One of my users at work sent me an Excel spreadsheet today with a bit of a problem. This spreadsheet has one tab at the front with prices in it that are used by 12 tabs after it (one per month for a year). There are other tabs as well, all linked together with formulas doing calculations based on values across the sheets. The problem? Some of the constants on the first tab needed to be changed, but they were in "protected" cells. The cells required a password in order to change the values.
Of course, the spreadsheet is several years old, and anyone who knew the password is long gone from the company. So the user sent it to me to see if I could find a way around it.
I found quite a few programs on the web that claimed to be able to recover the password or just unprotect the cells, but they all cost money. Since my authorized spending limit at work is $0, that left me out in the cold.
Then I remembered an old trick I stumbled on in the past with an older version of Excel. Someone had given me a spreadsheet with a similar problem. Back then, I had a copy of Lotus 1-2-3 (so yes, this was quite some time ago!). Opening the spreadsheet in 1-2-3 stripped out the cell protection, because the version of the program I had didn't support it. I could then save the file off again as an Excel spreadsheet and get around the protected cells.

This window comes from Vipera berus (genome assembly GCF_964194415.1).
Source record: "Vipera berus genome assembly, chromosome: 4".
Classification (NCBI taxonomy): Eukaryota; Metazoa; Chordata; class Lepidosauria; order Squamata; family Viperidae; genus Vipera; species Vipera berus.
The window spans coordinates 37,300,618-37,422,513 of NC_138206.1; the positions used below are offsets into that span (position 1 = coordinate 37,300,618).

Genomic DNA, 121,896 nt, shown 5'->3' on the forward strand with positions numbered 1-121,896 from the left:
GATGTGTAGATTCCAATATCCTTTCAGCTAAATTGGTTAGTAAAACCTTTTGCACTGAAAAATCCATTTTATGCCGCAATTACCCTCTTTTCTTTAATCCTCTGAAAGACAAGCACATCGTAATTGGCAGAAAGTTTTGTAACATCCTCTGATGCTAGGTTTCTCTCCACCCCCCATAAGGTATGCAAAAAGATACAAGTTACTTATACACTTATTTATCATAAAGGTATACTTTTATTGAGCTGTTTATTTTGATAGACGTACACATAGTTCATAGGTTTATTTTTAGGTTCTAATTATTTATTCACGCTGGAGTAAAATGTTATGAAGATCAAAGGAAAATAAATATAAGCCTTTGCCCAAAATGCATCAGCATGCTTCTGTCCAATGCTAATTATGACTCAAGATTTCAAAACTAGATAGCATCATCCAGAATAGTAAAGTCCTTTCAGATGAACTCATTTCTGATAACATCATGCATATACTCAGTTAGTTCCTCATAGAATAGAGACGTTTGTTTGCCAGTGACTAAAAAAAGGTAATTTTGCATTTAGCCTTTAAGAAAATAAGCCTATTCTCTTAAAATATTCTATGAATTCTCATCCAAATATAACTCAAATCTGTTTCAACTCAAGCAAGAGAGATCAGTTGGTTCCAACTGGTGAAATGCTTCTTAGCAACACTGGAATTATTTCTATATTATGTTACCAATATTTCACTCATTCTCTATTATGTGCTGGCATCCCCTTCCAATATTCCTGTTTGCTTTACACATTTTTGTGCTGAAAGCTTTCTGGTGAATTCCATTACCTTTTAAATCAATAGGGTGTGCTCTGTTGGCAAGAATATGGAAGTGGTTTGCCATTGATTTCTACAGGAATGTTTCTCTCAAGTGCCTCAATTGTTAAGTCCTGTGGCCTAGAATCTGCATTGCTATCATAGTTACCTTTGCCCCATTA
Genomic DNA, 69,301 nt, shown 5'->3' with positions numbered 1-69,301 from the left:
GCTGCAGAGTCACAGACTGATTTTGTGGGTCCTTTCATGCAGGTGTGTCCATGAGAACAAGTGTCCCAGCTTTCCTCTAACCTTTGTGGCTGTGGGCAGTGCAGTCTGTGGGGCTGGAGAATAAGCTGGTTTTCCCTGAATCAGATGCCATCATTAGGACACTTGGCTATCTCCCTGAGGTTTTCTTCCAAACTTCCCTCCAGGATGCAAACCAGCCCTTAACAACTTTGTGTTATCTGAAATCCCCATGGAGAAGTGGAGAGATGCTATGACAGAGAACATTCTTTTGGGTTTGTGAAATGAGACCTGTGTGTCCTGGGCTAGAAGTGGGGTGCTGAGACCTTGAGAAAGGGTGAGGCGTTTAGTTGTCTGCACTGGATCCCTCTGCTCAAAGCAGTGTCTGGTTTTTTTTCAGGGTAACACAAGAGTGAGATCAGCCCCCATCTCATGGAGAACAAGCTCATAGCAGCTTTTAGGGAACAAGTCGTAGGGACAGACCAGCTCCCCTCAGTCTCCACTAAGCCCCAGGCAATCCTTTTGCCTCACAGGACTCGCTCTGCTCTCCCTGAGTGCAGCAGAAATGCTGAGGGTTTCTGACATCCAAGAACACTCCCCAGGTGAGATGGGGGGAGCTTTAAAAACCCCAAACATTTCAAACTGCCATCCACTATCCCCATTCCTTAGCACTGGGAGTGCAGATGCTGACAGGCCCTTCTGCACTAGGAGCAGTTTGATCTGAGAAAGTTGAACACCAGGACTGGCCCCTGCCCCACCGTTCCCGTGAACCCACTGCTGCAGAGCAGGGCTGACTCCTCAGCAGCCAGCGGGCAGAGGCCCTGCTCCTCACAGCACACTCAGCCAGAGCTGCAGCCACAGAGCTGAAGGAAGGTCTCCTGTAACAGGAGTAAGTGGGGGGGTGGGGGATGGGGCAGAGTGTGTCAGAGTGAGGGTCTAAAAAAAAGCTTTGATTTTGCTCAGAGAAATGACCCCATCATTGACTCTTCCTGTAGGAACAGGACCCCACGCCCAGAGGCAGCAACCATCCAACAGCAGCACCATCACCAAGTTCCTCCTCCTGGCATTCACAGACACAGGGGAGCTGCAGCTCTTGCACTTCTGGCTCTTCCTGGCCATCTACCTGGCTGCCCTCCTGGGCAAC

Well, that trick wasn't going to help me today – or was it? I decided to try opening the spreadsheet in Numbers on my Mac. When I did, I got several warnings that protected cells were not supported and so the protection had been removed. Perfect! All the cross-linked formulas still worked fine. All I had to do was to export the sheet back out as Excel and mail it back to the user.
Now, this doesn't work on a password-protected spreadsheet – where you need a password just to open it. This works on a spreadsheet that has protected cells. So it may not be something you use often, if ever, but it's a good trick to know if you need it!